And it's certain there'll be more to come, because he's in the woods almost every day although another 140-inch 9-pointer might be hard to come by.
"I hunt a lot, four or five days a week for the entire season," said Purser, a 40-year-old construction worker. "I usually fill my two buck tags during bow season, then I spend the rest of the time taking my kids and wife and let them do the shooting."
On the evening of Sept. 10, two days the season opened, Purser was in a lock-on tree stand in a hickory tree when he arrowed a nine-pointer that's his top archery buck.
He'd carefully scouted private farm he was hunting and had placed his tree stand at a classic ambush spot - a funnel.
"I've been hunting this farm for 18 years, and it was a hardwood funnel between a CRP (Conservation Reserve Program) field that had a pond on the other side," he said. "It was a bottleneck through the hardwoods, and a lot of deer use it."
Purser was 20 feet off the ground in an area with plenty of oaks and a few scattered persimmon trees.
"It's between a bedding and feeding area," he said. "The acorns were falling, but I think the deer were more interested in the persimmons. They'd already had started to fall.
"Some cows and a coyote already had come in that evening and ate some of the persimmons."
Persimmons ripened early this year; they usually don't fall until after the first frosts of October. And there's no doubt deer love persimmons, which apparently are wild candy for them.
"I hadn't seen this buck previously, but I only put out trail cameras the day before," Purser said. "I missed a 20-inch, full-velvet 8-pointer on Saturday out of the same stand. Shot over his back."
He reached his stand at 5 p.m. after finishing work.
"I had gone home, changed clothes and put on a t-shirt, hunter-safety vest and some Mossy Oak pants," he said. "A lot of times, I hunt in shorts."
Purser said the breeze was blowing from the bedding area toward him.
"I don't believe in the "no-scent" products advertised on television," he said. "First, I don't usually have time after getting off work to take a bath and spray down my hunting clothes. But it's all about wind direction anyway. If you watch the TV hunting shows, you'll see people who use scent-killer saying, 'There's a big buck; here he comes, and, whoops, he busted us. He must have smelled us.'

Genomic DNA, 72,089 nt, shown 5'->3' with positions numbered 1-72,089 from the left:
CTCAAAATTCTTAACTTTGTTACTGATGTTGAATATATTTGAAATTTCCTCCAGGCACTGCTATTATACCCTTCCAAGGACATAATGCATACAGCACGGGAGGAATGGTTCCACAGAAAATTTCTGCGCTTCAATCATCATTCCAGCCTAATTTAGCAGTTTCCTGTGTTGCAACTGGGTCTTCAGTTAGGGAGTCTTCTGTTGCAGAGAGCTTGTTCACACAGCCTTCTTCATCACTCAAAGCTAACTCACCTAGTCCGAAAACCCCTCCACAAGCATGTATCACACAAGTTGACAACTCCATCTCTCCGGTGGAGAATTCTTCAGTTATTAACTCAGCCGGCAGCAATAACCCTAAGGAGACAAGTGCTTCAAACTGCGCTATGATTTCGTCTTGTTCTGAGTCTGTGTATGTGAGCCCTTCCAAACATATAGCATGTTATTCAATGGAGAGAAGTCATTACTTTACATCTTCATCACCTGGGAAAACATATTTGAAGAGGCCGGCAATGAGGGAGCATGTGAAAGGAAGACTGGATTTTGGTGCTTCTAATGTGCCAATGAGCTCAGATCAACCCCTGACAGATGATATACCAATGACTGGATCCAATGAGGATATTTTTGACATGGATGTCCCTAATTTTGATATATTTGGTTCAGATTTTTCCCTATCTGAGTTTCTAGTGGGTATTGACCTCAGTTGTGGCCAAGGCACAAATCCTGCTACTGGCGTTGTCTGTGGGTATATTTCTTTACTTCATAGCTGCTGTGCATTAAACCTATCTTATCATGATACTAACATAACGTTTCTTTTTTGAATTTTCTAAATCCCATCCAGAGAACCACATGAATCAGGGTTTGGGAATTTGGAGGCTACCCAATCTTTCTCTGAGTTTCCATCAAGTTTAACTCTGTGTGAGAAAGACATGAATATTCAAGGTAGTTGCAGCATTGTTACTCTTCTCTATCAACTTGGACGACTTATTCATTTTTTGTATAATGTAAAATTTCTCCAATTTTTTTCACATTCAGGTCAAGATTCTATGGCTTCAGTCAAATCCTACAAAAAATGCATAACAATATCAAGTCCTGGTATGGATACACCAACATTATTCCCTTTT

"A deer's gonna smell you if the wind direction's in his favor; I don't care what you use to wash your clothes."
Thirty-five minutes after a decent 8-pointer walked near his stand, Purser spied the bigger buck walking in the woods to his left about 30 yards away. It had materialized from the bedding thicket.
"It looked like he was going to go by me, then for some reason, he made a 90-degree turn and came right to the stand," he said. "I think he was going to the persimmons on the ground. The tree was 15 yards in front of my stand."'
Remaining seated, Purser raised his Bowtech Allegiance compound, set at 63 pounds draw weight, and drew back the string. Shooting an Easton Axis 340 Carbon Express arrow, he put the 20-yard sight pin just below the buck's right shoulder.
"I hit him where I was aiming, and he took off," the hunter said. "I had 10 minutes of shooting light left, so if he hadn't turned and come to me when he did, it'd been too dark for a decent shot."
The buck ran 40 yards and piled up. Purser had picked up his binoculars to watch the buck flee, but underbrush kept him from seeing it fall.
"He's got a 9-point rack, with five points on the left side, which is still mostly covered in velvet," said Purser, who has been a bowhunter for 25 years. "I put a tape on his antlers, and he had an inside spread of 18 5/8 inches with G2s of 10 and 10 1/2 inches and main beams of 22 and 22 1/2 inches. He grosses over 140 inches, and I'm looking at 5 or 6 inches of deductions."